What You Need to Know About Hiking to the Alluvial Fan with Kids

The Alluvial Fan is located on the northern side of RMNP (East Entrance). Reaching the water is just a short walk/hike from the parking lot. Note that there are two small parking lots; one of each side of the trail with the water feature right in the middle. If you come upon the first (east) lot and it is full, drive a little farther and try your luck at the west lot. The walk is short from either end.

water flowing down rocks at Alluvian Fan in Rocky Mountain National Park with kids hikes

Alluvial Fan Water Fall in fall (I imagine it’s pretty awesome and full in spring!)

The east lot has a short section of 19% grade, so it’s a little steep, but totally doable for kids. The trail is a groomed, packed pebble trail. It is accessible for chairs and strollers, though you may want to check the west lot first if you are worried about the steep grade.

Once you come upon the water, it’s a beautiful sight! The kids can play across the large rocks in the stream or you can view the scene from a beautiful bridge. To get close to the main waterfall, you do have to scramble a bit over rocks, so just enjoy it from a distance if you’d like.

Bear Lake– Easy Hike for Kids in Rocky Mountain National Park

Distance: .5 miles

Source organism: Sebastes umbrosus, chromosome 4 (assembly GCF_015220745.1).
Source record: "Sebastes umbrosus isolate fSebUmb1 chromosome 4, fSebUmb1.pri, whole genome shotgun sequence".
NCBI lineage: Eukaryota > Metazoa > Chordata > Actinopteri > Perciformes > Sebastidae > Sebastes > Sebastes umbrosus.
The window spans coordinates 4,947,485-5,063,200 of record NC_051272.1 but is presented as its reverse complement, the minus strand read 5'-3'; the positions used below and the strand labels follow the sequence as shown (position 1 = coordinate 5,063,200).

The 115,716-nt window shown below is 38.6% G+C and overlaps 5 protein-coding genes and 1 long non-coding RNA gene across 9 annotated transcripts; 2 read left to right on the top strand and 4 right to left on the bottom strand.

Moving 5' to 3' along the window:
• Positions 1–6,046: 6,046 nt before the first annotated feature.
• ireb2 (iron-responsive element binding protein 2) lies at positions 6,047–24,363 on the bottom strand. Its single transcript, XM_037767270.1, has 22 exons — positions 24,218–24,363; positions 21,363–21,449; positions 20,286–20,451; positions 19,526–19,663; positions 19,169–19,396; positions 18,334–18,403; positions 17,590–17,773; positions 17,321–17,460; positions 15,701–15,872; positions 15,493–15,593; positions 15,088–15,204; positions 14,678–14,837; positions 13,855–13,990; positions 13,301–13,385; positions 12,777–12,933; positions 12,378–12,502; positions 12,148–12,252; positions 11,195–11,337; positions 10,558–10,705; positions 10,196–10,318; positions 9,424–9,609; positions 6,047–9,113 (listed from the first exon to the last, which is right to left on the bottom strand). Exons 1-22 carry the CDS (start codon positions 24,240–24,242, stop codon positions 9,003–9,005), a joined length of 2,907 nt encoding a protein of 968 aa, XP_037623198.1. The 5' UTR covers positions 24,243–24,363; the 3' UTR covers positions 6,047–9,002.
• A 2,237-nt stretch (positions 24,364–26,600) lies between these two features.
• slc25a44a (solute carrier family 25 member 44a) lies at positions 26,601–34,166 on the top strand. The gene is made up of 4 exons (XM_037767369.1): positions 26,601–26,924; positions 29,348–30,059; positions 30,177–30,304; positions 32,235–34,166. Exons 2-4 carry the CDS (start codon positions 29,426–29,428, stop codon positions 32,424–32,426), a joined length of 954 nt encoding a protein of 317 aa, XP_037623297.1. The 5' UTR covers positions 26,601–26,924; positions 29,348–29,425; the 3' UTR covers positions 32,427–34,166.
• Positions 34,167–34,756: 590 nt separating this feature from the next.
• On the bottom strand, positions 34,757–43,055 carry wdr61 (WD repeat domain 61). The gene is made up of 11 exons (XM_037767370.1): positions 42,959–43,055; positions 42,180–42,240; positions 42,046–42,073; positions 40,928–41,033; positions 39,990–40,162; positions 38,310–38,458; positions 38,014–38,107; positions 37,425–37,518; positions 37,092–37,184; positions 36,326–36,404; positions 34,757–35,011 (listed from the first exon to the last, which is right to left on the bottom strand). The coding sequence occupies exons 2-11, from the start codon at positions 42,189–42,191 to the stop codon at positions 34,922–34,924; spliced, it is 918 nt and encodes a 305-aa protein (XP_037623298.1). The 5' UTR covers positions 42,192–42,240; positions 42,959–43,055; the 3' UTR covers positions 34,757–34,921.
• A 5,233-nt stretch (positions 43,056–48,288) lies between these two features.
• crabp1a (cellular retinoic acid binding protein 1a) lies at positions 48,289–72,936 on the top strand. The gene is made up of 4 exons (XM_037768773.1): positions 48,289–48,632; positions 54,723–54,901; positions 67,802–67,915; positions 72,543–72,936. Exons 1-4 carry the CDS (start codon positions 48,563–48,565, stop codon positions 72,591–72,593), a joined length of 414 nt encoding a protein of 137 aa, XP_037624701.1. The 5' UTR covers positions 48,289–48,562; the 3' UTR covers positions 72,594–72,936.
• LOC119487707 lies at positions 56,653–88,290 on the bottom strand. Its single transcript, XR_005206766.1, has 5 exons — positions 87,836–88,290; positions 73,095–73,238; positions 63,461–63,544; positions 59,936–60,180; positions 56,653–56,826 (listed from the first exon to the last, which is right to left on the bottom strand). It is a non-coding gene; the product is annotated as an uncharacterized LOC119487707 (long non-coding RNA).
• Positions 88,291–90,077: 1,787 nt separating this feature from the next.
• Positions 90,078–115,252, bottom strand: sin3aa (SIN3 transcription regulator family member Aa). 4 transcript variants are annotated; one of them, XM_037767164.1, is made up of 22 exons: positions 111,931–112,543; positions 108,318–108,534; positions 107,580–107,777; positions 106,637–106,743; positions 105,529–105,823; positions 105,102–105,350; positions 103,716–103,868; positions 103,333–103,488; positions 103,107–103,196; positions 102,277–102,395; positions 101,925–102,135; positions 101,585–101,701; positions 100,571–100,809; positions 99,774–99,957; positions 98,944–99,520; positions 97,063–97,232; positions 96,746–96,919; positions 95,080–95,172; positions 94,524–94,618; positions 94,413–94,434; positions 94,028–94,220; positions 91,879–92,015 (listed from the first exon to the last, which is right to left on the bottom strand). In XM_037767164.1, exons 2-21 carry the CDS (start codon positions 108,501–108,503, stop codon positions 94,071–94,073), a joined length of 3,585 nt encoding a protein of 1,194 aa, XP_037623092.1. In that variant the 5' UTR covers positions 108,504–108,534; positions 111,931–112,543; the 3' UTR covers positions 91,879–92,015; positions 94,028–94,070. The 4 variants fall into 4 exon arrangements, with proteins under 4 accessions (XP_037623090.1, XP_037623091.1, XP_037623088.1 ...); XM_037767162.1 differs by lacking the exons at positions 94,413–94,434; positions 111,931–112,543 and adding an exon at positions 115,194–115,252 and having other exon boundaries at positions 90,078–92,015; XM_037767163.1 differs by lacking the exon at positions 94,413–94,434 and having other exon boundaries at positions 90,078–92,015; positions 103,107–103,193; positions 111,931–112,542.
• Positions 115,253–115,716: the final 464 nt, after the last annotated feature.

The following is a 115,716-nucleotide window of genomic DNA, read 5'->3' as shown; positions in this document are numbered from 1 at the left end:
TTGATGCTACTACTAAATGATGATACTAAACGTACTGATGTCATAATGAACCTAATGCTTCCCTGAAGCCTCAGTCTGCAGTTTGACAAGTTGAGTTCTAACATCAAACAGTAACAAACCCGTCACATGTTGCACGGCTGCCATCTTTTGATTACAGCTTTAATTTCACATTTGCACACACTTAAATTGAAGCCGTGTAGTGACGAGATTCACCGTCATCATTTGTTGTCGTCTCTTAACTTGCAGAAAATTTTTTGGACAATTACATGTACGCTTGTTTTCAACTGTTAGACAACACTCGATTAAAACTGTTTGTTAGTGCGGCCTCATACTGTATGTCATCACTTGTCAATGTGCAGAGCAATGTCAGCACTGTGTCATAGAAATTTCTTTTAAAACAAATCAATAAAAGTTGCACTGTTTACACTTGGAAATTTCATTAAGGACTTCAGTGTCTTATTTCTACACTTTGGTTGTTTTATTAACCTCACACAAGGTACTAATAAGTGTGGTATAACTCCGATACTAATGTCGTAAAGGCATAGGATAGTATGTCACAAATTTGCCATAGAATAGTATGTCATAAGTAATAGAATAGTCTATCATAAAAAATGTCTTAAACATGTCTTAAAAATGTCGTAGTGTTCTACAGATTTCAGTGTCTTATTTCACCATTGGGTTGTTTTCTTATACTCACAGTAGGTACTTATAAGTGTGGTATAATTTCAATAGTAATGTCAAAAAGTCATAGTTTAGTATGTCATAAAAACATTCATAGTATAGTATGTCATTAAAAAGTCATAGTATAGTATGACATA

Level: Easy

How to Get to Bear Lake in Rocky Mountain National Park

Enter the park through the Beaver Meadows Entrance. Shortly after entering, turn left on Bear Lake Rd (2021: Requires reservation that includes this road!) Drive this road all the way to the end and it will put you in the Bear Lake Parking lot.

Note: The lot fills up quickly, so I suggest parking at the park and ride. You’ll see a sign for it, and it is right across from Glacier Basin. Park here, (grab your mask!), and enjoy the ride to Bear Lake.

What to Know About Hiking Bear Lake With Kids

Bear Lake is one of the most popular spots on the east side of the park. Unless you decide to hike in from another location, you can park right at the lake (or take a shuttle from the park-and-ride if parking is full) and the lake is just steps away.  It is accessible for chairs and strollers, and there are wooden benches all around the lake to stop and get some great pictures, relax and take in the view, or have a quick snack.  The loop around the lake is just over a half-mile, so it can easily be done with little ones.